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ADHD can respond well to treatment. In the UK, both the National Institute for Health and Clinical Excellence (NICE) and the Scottish Intercollegiate Guidelines Network (SIGN) recommend ADHD be treated.1,3
The precise treatment that the child will be offered will depend on their particular needs.
However, treatment is to include:
1.Advice and behavioural therapy
Advice, support and behavioural therapy for parents and/or the child and/or teachers.
This includes specific training on how to manage the child's behaviour most effectively and to promote ways of bringing out the best in them.3
There are several behavioural techniques
Techniques may include:
Social skills training, counselling and remedial teaching
ADHD commonly occurs together with other conditions. As part of their treatment, the child may be offered:
The medicines approved in the UK for treatment of ADHD are:
Methylphenidate, dexamfetamine and atomoxetine
Methylphenidate and dexamfetamine belong to a group of medicines called stimulants. Atomoxetine acts in a slightly different way and is not classed as a stimulant.Different treatment options suit different children.
Long-acting medicines make school-time dosing unnecessary
The effect of methylphenidate lasts only for a few hours, so two to three daily doses are recommended.16 Longer acting formulations of methylphenidate are also available in the UK: one formulation has a 12-hour action, designed to mimic a three times daily regime, and makes school-time and early evening dosing unnecessary;14 other formulations have an 8-hour action designed to mimic a twice daily regime making school-time dosing unnecessary.15
Benefits for child and school
For the child, long-acting medicines can avoid the stigma of having to take medication at school. For the school, not having to dispense medication can be an advantage.20 However, once-daily dosing may reduce dose flexibility.
Complementary and alternative therapies
Various complementary and alternative therapies have been tried in ADHD, including Chinese herbal medicines, chiropractic intervention and electromyography.3 There is little evidence that they are effective in treating ADHD.3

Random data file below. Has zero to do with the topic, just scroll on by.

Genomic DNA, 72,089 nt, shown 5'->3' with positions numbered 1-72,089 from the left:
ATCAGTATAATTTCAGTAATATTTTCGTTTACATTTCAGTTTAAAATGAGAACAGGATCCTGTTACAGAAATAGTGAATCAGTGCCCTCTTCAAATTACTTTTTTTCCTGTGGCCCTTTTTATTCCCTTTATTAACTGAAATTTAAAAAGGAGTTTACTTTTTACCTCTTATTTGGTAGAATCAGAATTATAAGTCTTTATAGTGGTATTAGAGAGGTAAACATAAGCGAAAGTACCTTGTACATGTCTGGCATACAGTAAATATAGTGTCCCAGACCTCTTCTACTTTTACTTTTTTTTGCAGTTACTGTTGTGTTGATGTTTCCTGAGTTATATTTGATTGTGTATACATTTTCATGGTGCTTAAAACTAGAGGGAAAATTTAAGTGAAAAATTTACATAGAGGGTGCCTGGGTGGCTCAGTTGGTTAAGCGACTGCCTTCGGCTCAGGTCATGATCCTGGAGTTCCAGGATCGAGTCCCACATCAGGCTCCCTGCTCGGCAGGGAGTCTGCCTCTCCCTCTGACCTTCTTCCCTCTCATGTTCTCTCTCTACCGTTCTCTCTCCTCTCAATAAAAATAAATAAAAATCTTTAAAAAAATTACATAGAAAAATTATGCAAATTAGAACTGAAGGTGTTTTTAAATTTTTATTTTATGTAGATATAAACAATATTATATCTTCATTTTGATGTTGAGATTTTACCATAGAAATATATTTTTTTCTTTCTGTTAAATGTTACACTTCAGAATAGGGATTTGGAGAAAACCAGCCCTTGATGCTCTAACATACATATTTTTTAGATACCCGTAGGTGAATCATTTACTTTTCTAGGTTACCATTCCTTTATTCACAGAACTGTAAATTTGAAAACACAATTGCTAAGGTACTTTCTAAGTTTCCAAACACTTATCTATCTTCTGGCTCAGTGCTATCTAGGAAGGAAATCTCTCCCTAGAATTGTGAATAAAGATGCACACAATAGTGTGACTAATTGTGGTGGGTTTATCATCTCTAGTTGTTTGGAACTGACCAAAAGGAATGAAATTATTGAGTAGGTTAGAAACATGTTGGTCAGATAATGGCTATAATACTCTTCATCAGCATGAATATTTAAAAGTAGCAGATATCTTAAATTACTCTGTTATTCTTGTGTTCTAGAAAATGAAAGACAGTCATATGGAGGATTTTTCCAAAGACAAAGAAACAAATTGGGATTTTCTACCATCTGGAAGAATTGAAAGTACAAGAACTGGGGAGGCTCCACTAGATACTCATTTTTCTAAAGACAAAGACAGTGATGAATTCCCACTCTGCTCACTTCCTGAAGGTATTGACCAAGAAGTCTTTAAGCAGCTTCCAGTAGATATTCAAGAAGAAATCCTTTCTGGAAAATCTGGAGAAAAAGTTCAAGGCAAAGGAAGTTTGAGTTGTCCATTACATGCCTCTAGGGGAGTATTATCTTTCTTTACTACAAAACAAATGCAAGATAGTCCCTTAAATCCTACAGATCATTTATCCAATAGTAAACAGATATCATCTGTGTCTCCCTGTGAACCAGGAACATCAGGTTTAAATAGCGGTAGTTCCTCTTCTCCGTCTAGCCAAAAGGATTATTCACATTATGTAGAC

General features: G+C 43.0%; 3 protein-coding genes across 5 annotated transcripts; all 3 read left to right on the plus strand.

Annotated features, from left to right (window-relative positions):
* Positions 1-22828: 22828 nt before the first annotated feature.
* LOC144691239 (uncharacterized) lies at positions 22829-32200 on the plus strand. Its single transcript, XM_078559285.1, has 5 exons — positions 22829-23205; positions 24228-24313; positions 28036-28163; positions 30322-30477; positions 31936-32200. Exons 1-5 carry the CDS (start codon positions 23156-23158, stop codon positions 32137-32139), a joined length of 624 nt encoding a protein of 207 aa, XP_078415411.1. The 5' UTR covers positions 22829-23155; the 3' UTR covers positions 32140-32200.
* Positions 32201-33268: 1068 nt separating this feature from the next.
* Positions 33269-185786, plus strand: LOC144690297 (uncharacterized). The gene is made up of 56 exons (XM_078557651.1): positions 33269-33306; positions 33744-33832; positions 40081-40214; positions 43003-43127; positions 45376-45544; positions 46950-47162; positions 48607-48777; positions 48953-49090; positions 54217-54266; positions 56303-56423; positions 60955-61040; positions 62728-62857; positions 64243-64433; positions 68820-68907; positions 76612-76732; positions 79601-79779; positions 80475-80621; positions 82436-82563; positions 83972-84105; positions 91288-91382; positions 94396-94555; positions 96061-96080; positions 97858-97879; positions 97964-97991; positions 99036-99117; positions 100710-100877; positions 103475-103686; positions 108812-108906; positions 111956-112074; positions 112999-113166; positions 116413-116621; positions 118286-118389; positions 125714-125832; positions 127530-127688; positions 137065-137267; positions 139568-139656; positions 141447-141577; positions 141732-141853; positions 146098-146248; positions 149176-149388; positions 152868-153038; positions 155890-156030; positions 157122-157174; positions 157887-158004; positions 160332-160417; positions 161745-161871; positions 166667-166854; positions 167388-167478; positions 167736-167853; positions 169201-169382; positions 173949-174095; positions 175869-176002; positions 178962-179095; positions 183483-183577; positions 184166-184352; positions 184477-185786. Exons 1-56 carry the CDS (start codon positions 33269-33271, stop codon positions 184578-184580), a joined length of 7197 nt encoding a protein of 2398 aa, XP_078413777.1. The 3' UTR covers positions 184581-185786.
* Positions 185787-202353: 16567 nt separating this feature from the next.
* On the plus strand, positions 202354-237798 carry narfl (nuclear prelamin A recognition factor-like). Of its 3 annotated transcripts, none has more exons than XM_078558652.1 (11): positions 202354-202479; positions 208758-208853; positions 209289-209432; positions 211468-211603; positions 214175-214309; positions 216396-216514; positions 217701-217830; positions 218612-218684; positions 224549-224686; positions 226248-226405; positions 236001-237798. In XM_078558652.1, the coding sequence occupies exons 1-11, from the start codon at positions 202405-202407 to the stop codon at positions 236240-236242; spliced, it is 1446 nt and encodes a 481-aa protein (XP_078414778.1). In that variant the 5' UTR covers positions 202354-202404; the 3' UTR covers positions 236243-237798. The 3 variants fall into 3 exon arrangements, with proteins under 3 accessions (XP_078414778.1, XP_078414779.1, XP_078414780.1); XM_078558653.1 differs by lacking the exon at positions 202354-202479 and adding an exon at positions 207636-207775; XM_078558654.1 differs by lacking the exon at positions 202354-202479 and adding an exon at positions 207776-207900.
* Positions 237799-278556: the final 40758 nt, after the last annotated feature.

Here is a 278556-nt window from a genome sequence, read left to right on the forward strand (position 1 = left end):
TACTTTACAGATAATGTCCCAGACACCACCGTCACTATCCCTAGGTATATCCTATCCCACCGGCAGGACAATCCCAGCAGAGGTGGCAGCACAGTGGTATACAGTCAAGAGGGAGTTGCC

The most suitable drug is always recommended
Medicines for ADHD are always prescribed and supervised by a doctor, who will recommend the most suitable drug for the child. Factors they will take into account when deciding which drug to choose include:
Some children need both medication and behavioural therapy
The treatment programme prescribed will depend on the child and the severity of their symptoms. Some children will respond to behavioural therapy alone, whilst others will need a combination of behavioural therapy and medication.
It is important to understand the potential benefits and limitations of medical treatment for ADHD.
While treatment is effective, it can also cause side effects.
For a full list of possible side effects please speak to a health professional.It may take some time to find the best dose of drug treatment to use for the child. The specialist may prescribe a low dose to begin with, then increase it, aiming to achieve symptom relief while minimising.
During the early stages of treatment, you may be asked to help monitor the child's symptoms using forms provided to you, and to look out for side effects.
The length of time for which the child will receive treatment for ADHD is not fixed in advance.
Treatment for ADHD may need to continue for a number of years. Some people take medication for ADHD into adulthood.3
The doctor may recommend that the child stops their medication every so often to see how they get on without it (sometimes known as a "medication/treatment holiday"). Stopping treatment should be carried out only under the supervision of the specialist in charge of the child's care.